Giving relief to itself, the Supreme Court on Friday stayed the Central Information Commission’s direction asking it to make public information pertaining to appointment of three judges to the apex court by superseding senior judges.
The apex court also stayed another CIC’s order which had directed disclosure of communication between Chief Justice of India and Justice R Raghupathy of Madras High Court on alleged interference by a union minister in a sub-judice matter.
The SLP filed by the apex court against the CIC’s direction was mentioned by Attorney General G E Vahanvati before a Bench comprising Justices B Sudershan Reddy and Deepak Verma which issued notice to the RTI applicant on whose plea the CIC had passed the direction.
The Court sought the reply within three weeks and granted another two weeks for filing of rejoinder.
The Attorney General along with Advocate Devadatt Kamat sought stay on the CIC’s direction saying several important question of law arise in the matter which required urgent hearing.
Advocate Prashant Bhushan, appearing for RTI applicant S C Aggrawal, was present in the court when the matter came up.
The Supreme Court had on December 1 moved before itself a petition challenging the order of CIC which had directed it to divulge information relating to appointment of judges to the apex court and communication between Chief Justice of India and Justice Raghupathy.
Interestingly, deviating from the normal practice which was adopted by it in an earlier case on the assets declaration issue, the apex court this time sidelined the Delhi High Court where appeals against the CIC’s order were filed.
The petition was moved by the Supreme Court Registry assailing the CIC’s order contending that the material (information) held by the CJI was kept under fiduciary relationship and should be exempted from being made public under Section 8(1)e of the transparency law.
The same legal issue on whether CJI’s office comes within the ambit of RTI or not is pending before a full bench of the Delhi High Court after a single judge had rejected the apex court’s plea that all the information with CJI cannot be revealed under RTI.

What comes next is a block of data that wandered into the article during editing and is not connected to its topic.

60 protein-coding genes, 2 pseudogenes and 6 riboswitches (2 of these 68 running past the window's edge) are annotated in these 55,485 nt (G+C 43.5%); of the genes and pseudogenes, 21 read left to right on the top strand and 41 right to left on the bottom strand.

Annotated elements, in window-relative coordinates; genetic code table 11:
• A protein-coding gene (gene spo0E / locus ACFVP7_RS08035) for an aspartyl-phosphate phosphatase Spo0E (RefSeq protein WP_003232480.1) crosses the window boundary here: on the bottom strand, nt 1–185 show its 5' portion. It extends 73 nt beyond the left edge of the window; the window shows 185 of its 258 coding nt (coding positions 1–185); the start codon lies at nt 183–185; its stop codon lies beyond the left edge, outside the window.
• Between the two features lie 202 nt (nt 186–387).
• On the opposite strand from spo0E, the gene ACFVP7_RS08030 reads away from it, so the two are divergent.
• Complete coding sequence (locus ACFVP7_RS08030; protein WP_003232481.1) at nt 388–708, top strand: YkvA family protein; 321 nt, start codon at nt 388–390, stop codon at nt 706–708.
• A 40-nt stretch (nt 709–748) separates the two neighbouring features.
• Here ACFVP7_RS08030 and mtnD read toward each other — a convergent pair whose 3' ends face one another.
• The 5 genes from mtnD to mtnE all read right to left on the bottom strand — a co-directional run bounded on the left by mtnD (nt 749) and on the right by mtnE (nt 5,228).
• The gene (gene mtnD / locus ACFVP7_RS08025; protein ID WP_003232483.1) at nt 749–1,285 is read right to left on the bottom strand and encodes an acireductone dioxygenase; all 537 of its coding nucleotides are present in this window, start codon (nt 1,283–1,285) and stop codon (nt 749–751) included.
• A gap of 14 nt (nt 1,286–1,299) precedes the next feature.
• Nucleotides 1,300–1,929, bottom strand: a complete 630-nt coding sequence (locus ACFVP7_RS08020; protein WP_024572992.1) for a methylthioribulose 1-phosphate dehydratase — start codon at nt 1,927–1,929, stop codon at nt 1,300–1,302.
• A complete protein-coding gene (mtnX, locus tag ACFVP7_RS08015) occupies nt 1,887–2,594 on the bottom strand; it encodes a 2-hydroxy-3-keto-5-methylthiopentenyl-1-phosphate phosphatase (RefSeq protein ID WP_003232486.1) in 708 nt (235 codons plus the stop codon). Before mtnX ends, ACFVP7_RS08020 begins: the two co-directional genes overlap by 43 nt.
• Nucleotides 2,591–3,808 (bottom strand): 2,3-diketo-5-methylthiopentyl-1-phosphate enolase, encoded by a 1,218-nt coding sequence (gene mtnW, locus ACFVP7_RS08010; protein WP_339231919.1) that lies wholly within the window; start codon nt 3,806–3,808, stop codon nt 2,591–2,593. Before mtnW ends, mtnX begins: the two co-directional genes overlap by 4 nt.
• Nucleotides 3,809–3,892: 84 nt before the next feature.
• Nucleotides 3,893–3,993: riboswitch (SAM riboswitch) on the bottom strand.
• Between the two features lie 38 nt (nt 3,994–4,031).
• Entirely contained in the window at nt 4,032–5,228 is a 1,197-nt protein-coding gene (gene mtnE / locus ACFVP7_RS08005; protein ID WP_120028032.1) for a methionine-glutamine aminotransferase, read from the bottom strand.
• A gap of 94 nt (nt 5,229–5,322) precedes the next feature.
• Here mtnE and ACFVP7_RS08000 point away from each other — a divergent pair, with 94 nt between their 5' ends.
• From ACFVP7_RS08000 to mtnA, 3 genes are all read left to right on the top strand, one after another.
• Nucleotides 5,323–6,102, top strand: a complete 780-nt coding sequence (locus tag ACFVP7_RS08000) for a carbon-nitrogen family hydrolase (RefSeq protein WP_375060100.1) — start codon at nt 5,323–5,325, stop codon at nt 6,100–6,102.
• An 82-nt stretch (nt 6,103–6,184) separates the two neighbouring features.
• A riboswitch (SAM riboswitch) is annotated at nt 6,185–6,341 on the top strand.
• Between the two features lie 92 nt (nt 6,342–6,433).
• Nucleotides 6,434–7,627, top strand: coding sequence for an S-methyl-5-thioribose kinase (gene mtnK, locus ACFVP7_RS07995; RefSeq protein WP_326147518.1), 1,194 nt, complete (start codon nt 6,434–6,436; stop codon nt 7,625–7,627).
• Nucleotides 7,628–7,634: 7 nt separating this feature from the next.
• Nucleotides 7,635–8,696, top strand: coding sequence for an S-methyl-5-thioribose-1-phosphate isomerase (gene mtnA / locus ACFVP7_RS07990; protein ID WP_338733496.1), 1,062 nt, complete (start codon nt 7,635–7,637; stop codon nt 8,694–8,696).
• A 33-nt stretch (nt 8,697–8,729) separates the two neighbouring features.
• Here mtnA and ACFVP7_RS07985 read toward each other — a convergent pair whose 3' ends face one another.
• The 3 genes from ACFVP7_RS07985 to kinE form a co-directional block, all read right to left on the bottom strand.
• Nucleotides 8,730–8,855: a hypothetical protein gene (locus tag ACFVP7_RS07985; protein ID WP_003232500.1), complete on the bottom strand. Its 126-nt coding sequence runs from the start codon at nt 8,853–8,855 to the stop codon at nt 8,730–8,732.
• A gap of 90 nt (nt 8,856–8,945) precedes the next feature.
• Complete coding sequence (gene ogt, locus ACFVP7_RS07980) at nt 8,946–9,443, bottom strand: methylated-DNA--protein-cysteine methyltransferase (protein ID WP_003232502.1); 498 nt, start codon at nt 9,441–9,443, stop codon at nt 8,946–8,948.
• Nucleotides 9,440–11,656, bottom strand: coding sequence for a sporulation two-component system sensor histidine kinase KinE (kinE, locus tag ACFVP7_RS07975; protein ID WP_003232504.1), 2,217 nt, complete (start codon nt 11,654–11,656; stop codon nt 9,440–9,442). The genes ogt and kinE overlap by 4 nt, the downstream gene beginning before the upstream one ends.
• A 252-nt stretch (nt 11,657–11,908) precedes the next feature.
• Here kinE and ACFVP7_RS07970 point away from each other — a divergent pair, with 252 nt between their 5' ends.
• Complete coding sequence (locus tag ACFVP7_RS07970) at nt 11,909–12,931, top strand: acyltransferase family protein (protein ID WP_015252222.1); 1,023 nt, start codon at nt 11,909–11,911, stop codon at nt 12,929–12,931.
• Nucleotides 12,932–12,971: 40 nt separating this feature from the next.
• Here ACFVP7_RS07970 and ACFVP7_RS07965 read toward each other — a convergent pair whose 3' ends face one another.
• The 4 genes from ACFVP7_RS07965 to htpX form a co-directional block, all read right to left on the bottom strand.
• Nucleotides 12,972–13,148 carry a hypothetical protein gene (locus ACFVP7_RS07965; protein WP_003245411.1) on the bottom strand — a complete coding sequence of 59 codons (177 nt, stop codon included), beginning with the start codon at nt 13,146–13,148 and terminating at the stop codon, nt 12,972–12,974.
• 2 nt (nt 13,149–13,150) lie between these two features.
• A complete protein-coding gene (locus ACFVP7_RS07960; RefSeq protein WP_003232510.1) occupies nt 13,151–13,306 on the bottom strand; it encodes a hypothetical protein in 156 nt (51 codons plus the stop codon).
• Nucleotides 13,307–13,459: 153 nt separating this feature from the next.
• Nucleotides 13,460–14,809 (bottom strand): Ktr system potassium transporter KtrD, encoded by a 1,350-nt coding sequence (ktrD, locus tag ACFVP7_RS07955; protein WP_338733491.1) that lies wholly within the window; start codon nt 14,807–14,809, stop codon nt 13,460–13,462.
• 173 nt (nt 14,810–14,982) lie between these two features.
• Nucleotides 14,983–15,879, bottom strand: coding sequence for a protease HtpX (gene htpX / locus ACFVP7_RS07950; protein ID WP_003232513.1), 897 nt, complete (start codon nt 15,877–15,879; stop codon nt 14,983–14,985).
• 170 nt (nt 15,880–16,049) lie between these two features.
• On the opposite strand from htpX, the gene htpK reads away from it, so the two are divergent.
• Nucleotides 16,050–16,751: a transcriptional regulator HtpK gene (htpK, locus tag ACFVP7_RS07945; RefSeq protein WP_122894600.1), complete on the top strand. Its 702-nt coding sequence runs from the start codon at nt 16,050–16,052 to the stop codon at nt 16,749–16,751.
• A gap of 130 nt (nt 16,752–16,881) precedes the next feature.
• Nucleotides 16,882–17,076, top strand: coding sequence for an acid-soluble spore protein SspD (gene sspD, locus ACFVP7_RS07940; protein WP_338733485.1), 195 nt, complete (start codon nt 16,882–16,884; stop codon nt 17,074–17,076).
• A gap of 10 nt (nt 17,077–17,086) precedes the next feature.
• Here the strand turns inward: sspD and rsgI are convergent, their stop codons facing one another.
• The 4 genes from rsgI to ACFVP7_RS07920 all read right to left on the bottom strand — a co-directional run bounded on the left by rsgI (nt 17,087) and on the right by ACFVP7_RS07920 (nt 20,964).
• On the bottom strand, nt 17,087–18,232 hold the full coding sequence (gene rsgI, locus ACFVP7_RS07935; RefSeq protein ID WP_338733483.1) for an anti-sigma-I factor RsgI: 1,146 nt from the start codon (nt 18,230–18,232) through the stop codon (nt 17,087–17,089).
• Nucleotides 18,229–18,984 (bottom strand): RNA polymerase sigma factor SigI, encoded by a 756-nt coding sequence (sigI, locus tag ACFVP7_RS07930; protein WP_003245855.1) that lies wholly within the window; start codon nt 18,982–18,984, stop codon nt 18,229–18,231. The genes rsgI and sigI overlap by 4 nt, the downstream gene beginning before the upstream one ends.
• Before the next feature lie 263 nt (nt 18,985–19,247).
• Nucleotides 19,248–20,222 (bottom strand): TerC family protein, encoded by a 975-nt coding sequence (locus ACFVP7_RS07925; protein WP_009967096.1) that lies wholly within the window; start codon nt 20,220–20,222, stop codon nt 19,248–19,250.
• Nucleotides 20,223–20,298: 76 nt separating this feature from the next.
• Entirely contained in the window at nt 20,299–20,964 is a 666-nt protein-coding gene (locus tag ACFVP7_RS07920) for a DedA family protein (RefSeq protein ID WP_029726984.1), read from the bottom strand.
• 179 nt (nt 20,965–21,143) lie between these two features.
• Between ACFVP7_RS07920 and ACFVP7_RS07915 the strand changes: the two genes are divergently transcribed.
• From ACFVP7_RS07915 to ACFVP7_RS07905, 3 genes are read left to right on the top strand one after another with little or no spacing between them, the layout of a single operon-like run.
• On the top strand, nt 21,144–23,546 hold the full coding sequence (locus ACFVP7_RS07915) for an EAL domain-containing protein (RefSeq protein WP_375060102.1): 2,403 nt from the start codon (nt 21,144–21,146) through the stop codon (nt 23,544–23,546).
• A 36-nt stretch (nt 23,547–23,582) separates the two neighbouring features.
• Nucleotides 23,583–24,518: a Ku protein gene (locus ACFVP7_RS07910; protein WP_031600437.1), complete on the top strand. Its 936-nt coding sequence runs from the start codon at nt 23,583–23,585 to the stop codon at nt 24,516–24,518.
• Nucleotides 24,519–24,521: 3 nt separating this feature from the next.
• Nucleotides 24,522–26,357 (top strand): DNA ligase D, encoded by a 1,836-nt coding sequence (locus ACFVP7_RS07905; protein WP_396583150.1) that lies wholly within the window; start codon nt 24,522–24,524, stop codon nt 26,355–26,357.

The CIC, in a series of orders, has held that office of the CJI comes within the perview of the RTI Act and information held by the CJI should be revealed.
The Central Information Commission on November 25 had said that appointment of judges is a “public activity” which cannot be withheld from disclosure and asked the apex court registry to make public the records relating to appointment of three apex court judges who superseded their seniors.
The Commission had passed the order on a plea of RTI activist Subhash Chandra Agrawal seeking complete correspondence between authorities concerned relating to appointment of Justices H L Dattu, A K Ganguly and R M Lodha superseding seniority of Justices A P Shah, A K Patnaik and V K Gupta. This was allegedly objected to by the Prime Minister’s Office, according to the petition.
The CIC in a separate order had directed the apex court to reveal the name of the Union Minister, who had allegedly approached a judge of the Madras High Court to influence a decision in a case of his, and the complete correspondence with Chief Justice of India in the matter.
Justice Raghupathy had alleged in an open court a few months ago that the Union Minister, through his lawyer, spoke to him on telephone seeking favours in a case being probed by CBI.